“As one producer said, ‘The dust is blowing in the fields again this year.’”
That quote from David Meneely, Livingston County Executive Director for the U.S. Department of Agriculture - Farm Services Agency, sums up the problems producers are facing just weeks from harvest time. Despite a wetter-than-normal May, which forced some to plant soybeans multiple times, the Summer season has seen very little moisture. The dry conditions, coupled with extremely hot temperatures, have had negative effects on crop production across the area.
“Every day we hit 100 degrees, we’re losing yield,” Meneely explained. “Soybeans are still in the growth stage, so they’re going down every day. We’re going to fall below the county average. What I’ve measured has been less than two-tenths of rain (as of Friday, Aug. 30). The normal is about four inches. The month of August this year is actually dryer than the month of August last year.”
Meneely said corn harvesting should begin by mid-September with soybean harvest to begin near the end of the month. He said a good portion of the corn production could be used for silage, as it was last season.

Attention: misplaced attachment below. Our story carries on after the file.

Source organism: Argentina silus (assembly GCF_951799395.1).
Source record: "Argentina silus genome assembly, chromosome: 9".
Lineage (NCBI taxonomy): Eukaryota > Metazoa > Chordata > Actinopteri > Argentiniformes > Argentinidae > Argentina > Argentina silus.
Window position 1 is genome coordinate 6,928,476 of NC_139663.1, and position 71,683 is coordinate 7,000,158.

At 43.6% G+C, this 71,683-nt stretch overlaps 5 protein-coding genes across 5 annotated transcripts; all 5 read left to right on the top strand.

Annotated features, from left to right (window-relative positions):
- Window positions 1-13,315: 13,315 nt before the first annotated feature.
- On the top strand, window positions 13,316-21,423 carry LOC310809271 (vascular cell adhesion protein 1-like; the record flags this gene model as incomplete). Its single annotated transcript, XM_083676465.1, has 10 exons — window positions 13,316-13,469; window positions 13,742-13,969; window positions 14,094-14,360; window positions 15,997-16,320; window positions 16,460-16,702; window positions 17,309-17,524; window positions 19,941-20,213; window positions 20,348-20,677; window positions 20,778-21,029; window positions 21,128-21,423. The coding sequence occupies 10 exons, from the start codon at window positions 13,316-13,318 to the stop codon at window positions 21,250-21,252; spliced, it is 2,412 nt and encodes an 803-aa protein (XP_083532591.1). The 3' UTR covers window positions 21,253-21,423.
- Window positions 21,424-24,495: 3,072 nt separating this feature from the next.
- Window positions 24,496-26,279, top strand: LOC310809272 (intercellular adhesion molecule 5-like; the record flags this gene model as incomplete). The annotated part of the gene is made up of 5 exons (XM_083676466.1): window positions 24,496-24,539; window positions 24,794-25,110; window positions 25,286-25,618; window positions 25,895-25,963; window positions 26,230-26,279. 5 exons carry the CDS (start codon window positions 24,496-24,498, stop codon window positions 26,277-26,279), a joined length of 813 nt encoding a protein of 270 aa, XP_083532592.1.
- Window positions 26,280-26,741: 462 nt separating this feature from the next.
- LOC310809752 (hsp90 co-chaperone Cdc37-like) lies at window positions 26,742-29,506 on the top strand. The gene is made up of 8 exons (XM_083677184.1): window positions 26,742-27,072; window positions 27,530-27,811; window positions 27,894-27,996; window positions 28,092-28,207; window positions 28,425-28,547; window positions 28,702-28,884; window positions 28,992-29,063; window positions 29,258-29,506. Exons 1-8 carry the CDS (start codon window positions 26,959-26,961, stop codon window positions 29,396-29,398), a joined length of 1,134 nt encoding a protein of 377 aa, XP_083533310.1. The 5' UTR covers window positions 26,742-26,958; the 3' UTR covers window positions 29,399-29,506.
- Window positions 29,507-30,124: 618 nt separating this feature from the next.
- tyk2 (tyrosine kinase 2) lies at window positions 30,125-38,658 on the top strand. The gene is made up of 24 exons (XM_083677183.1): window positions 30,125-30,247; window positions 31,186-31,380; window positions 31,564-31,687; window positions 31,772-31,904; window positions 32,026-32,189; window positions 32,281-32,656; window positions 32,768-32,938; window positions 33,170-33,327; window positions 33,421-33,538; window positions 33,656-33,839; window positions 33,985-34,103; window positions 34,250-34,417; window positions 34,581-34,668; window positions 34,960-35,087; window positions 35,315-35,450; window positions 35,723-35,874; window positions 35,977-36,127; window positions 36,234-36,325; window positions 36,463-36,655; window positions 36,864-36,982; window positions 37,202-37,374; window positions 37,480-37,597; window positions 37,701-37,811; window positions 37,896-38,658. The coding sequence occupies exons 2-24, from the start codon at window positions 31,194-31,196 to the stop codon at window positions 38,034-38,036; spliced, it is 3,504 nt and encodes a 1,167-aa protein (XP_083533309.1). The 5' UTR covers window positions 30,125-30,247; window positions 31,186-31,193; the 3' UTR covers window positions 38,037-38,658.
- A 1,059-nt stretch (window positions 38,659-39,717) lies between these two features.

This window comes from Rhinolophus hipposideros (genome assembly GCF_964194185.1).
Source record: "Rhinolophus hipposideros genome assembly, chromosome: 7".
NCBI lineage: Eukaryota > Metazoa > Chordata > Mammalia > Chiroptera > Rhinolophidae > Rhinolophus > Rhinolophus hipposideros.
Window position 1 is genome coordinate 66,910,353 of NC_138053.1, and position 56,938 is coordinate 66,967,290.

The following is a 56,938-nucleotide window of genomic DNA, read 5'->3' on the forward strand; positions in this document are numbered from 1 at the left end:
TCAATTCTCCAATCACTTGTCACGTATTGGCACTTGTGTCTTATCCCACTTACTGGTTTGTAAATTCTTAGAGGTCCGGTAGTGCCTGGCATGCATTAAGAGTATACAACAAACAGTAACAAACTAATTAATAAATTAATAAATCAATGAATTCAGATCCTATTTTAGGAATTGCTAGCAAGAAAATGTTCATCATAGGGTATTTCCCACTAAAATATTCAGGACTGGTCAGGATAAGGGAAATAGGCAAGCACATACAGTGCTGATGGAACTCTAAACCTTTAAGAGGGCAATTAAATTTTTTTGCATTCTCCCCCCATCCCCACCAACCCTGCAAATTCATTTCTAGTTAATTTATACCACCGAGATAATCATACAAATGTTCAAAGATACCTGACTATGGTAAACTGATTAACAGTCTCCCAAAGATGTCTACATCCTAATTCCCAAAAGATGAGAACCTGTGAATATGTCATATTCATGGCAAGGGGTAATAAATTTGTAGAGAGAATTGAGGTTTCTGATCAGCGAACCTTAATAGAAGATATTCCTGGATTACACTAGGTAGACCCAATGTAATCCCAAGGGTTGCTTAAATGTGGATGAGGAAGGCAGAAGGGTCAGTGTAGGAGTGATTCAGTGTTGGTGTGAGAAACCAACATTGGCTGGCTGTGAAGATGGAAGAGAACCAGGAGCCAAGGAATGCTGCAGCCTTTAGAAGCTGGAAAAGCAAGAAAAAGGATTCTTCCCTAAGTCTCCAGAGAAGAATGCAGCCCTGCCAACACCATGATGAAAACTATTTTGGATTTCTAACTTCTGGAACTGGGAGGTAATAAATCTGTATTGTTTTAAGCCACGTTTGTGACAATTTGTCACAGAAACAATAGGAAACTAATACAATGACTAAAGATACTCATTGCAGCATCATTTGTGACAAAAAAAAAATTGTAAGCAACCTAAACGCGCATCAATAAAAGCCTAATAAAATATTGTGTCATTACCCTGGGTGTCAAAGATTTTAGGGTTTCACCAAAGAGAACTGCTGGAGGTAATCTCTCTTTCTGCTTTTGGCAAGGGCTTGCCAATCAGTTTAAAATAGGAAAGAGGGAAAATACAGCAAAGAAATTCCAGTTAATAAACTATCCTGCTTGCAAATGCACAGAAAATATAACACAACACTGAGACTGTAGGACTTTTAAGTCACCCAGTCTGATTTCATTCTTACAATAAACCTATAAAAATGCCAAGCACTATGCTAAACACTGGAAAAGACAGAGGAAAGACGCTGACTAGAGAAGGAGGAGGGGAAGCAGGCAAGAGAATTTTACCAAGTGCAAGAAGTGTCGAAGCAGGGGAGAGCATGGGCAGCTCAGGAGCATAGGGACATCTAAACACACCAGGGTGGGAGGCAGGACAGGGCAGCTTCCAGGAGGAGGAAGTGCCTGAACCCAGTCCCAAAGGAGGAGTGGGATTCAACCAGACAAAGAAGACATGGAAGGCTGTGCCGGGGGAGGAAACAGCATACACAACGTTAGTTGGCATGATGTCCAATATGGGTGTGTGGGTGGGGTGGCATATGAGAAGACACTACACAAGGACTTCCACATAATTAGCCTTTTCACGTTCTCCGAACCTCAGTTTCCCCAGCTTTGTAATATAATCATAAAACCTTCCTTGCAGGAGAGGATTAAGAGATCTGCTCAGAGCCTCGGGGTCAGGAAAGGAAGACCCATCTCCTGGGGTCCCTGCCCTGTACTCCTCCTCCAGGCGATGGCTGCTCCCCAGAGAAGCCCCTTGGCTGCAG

“If the crop's not going to produce much in the way of corn, they can actually go in and chop the entire stalk,” Meneely said. “They can store it, and it actually ferments and can be used as cattle feed.”
Meneely said regardless of what congress does or does not do with the Farm Bill this month, area producers can expect annual payments around the first of October.
“Our current Farm Bill expires at the end of September,” Meneely explained. “We’re looking for maybe an extension of the Farm Bill again for a year or two years. The payment cycle for this year's program should go on in early October anyway.”